10. Key Elements of Formative Assessment • The identification by teachers & learners of learning goals, intentions or outcomes and criteria for achieving these. • Rich conversations between teachers & students that continually build and go deeper. • The provision of effective, timely feedback to enable students to advance their learning. • The active involvement of students in their own learning. • Teachers responding to identified learning needs and strengths by modifying their teaching approach(es). Black & Wiliam, 1998

  11. Summative Assessment • Assessment oflearning • Generally taken by students at the end of a unit or semester to demonstrate the "sum" of what they have or have not learned. • Summative assessment methods are the most traditional way of evaluating student work. • "Good summative assessments--tests and other graded evaluations--must be demonstrably reliable, valid, and free of bias" (Angelo and Cross, 1993).

  12. Formative ‘… often means no more than that the assessment is carried out frequently and is planned at the same time as teaching.’ (Black and Wiliam, 1999) ‘… provides feedback which leads to students recognizing the (learning) gap and closing it … it is forward looking …’ (Harlen, 1998) ‘ … includes both feedback and self-monitoring.’ (Sadler, 1989) ‘… is used essentially to feed back into the teaching and learning process.’ (Tunstall and Gipps, 1996) Summative ‘…assessment (that) has increasingly been used to sum up learning…’(Black and Wiliam, 1999) ‘… looks at past achievements … adds procedures or tests to existing work ... involves only marking and feedback grades to student … is separated from teaching … is carried out at intervals when achievement has to be summarized and reported.’ (Harlen, 1998)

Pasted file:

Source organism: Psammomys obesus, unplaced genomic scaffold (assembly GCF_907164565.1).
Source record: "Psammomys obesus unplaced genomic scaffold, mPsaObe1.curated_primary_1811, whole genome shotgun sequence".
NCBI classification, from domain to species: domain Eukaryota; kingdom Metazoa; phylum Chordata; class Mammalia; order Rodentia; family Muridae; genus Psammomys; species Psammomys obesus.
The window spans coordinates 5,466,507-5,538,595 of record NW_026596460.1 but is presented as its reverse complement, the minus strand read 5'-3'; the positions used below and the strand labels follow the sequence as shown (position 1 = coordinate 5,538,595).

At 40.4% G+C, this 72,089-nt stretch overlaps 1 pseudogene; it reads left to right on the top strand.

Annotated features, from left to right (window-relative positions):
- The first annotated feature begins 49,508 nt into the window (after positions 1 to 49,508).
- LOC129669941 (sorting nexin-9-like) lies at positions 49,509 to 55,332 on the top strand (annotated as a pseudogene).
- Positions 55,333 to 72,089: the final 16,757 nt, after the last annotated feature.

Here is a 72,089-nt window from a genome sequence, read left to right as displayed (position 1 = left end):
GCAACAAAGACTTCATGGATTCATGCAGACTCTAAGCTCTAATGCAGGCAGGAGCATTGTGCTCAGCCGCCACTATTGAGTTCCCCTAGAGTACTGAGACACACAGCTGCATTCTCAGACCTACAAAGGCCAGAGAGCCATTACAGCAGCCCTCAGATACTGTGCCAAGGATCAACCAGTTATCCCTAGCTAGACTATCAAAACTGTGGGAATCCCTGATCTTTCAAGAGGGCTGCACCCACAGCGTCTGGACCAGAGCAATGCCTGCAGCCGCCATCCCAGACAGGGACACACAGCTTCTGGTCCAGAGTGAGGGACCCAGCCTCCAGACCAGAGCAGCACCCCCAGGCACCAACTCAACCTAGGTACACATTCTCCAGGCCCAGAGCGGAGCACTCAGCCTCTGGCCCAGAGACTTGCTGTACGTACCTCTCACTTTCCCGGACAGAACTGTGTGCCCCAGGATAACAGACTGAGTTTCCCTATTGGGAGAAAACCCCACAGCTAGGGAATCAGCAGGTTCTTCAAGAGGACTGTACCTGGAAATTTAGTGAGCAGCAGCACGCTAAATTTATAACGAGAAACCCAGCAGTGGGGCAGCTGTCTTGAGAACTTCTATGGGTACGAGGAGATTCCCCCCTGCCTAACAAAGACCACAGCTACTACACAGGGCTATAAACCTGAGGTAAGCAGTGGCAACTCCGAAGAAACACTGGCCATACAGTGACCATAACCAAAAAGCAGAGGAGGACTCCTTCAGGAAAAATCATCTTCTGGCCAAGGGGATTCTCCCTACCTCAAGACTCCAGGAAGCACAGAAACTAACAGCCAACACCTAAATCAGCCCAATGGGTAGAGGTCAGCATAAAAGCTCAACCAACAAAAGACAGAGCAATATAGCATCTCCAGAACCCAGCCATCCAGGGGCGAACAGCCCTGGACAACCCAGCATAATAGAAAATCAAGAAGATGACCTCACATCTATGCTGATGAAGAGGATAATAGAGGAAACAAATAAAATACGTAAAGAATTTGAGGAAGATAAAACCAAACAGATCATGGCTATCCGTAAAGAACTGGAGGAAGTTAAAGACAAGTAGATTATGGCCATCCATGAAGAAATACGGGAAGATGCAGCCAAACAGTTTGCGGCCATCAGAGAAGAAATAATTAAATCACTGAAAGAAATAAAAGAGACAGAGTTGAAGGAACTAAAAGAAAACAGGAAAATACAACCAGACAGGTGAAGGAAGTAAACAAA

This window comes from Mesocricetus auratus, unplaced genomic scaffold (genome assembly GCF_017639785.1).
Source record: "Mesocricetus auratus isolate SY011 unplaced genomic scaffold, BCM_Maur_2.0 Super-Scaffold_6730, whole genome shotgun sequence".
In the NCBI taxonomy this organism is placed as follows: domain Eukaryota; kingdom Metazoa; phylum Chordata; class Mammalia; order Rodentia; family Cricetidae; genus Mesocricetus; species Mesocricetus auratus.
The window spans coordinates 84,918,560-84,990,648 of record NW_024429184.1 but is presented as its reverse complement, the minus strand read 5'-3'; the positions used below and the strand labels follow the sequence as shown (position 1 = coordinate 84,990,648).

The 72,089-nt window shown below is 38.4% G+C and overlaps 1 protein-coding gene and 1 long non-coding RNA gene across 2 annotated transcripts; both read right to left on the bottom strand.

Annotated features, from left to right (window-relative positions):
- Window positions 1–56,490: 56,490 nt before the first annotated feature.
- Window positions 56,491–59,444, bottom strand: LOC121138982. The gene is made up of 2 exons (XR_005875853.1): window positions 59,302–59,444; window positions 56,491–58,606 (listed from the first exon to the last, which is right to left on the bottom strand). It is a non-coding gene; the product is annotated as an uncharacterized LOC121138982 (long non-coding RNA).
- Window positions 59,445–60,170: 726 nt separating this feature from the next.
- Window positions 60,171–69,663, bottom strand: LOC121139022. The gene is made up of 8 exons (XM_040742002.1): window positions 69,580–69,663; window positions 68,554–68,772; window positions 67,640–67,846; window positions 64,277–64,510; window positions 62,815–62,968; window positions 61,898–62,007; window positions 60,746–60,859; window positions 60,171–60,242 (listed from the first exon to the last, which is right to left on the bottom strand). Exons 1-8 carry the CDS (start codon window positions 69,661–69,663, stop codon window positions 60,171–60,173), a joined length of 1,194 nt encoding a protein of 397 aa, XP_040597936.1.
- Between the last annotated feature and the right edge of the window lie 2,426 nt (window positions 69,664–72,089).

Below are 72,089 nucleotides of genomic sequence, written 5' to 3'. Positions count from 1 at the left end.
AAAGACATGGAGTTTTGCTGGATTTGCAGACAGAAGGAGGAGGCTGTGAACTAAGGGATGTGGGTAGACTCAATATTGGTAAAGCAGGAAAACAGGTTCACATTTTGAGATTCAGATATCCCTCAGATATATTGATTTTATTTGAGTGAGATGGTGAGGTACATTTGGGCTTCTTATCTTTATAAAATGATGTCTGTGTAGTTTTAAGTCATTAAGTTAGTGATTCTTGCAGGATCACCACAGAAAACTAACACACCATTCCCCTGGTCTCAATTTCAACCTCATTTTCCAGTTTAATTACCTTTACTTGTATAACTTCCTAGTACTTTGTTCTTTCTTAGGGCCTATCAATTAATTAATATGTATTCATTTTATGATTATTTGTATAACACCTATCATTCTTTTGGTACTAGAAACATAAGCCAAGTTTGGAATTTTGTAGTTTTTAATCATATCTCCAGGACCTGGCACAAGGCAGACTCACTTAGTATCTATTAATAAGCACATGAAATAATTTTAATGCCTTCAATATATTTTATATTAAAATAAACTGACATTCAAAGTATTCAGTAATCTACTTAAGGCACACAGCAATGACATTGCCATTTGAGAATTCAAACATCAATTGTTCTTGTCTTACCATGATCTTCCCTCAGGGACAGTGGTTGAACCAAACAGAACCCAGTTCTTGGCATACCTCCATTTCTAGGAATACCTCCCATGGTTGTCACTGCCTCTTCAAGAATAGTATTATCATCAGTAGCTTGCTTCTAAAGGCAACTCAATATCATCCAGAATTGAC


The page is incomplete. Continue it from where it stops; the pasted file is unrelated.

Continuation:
13. The Garden Analogy If we think of our children as plants … Summative assessment of the plants is the process of simply measuring them. It might be interesting to compare and analyze measurements but, in themselves, these do not affect the growth of the plants. Formative assessment, on the other hand, is the equivalent of feeding and watering the plants appropriate to their needs - directly affecting their growth.

  14. Factors Inhibiting Assessment • A tendency for teachers to assess quantity and presentation of work rather than quality of learning. • Greater attention given to marking and grading, much of it tending to lower self esteem of students, rather than providing advice for improvement. • A strong emphasis on comparing students with each other, which demoralizes the less successful learners.

  15. Self-evaluation Where would you place your assessment practice on the following continuum? The main focus is on: Quantity of work/Presentation Quality of learning Marking/Grading Advice for improvement Comparing students Identifying individual progress

  16. Forms of Summative Assessment • Performance Assessment • Portfolio • Traditional Tests

  17. Implications for classroom practice • Share learning goals with students. • Involve students in self-assessment. • Provide feedback that helps students recognize their next steps and how to take them. • Be confident that every student can improve.